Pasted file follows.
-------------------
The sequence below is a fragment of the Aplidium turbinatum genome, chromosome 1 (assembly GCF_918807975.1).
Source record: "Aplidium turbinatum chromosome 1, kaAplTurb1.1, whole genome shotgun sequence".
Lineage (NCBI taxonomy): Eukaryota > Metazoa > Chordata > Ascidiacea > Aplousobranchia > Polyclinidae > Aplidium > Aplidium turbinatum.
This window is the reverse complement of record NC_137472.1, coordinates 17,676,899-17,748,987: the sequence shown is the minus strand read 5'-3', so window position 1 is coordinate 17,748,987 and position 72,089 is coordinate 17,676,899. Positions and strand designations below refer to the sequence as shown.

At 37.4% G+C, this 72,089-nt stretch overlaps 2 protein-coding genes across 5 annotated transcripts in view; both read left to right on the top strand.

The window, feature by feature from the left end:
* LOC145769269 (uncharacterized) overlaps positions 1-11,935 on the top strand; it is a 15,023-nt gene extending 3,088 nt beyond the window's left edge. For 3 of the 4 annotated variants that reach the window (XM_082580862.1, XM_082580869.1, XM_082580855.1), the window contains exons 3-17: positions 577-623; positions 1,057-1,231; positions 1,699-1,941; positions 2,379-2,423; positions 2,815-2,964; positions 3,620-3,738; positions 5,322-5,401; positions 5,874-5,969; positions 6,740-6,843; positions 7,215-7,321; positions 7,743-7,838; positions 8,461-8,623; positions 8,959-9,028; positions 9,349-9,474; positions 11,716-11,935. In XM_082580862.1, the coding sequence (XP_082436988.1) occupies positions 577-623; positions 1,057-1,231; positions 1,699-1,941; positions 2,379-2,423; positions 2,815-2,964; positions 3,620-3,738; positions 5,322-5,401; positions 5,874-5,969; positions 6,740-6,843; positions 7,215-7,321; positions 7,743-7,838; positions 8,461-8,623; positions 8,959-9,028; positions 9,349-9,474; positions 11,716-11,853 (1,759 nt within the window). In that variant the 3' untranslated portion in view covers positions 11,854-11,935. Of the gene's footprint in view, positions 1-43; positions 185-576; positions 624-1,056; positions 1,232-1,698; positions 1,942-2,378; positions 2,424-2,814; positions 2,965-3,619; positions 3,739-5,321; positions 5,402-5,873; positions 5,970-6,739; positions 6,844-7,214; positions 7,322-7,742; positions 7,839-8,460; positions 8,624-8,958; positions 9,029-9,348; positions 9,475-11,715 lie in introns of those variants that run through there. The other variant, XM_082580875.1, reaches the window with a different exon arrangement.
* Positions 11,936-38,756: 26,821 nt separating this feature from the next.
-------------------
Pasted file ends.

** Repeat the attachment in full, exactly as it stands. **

The sequence below is a fragment of the Aplidium turbinatum genome, chromosome 1 (assembly GCF_918807975.1).
Source record: "Aplidium turbinatum chromosome 1, kaAplTurb1.1, whole genome shotgun sequence".
Lineage (NCBI taxonomy): Eukaryota > Metazoa > Chordata > Ascidiacea > Aplousobranchia > Polyclinidae > Aplidium > Aplidium turbinatum.
This window is the reverse complement of record NC_137472.1, coordinates 17,676,899-17,748,987: the sequence shown is the minus strand read 5'-3', so window position 1 is coordinate 17,748,987 and position 72,089 is coordinate 17,676,899. Positions and strand designations below refer to the sequence as shown.

At 37.4% G+C, this 72,089-nt stretch overlaps 2 protein-coding genes across 5 annotated transcripts in view; both read left to right on the top strand.

The window, feature by feature from the left end:
* LOC145769269 (uncharacterized) overlaps positions 1-11,935 on the top strand; it is a 15,023-nt gene extending 3,088 nt beyond the window's left edge. For 3 of the 4 annotated variants that reach the window (XM_082580862.1, XM_082580869.1, XM_082580855.1), the window contains exons 3-17: positions 577-623; positions 1,057-1,231; positions 1,699-1,941; positions 2,379-2,423; positions 2,815-2,964; positions 3,620-3,738; positions 5,322-5,401; positions 5,874-5,969; positions 6,740-6,843; positions 7,215-7,321; positions 7,743-7,838; positions 8,461-8,623; positions 8,959-9,028; positions 9,349-9,474; positions 11,716-11,935. In XM_082580862.1, the coding sequence (XP_082436988.1) occupies positions 577-623; positions 1,057-1,231; positions 1,699-1,941; positions 2,379-2,423; positions 2,815-2,964; positions 3,620-3,738; positions 5,322-5,401; positions 5,874-5,969; positions 6,740-6,843; positions 7,215-7,321; positions 7,743-7,838; positions 8,461-8,623; positions 8,959-9,028; positions 9,349-9,474; positions 11,716-11,853 (1,759 nt within the window). In that variant the 3' untranslated portion in view covers positions 11,854-11,935. Of the gene's footprint in view, positions 1-43; positions 185-576; positions 624-1,056; positions 1,232-1,698; positions 1,942-2,378; positions 2,424-2,814; positions 2,965-3,619; positions 3,739-5,321; positions 5,402-5,873; positions 5,970-6,739; positions 6,844-7,214; positions 7,322-7,742; positions 7,839-8,460; positions 8,624-8,958; positions 9,029-9,348; positions 9,475-11,715 lie in introns of those variants that run through there. The other variant, XM_082580875.1, reaches the window with a different exon arrangement.
* Positions 11,936-38,756: 26,821 nt separating this feature from the next.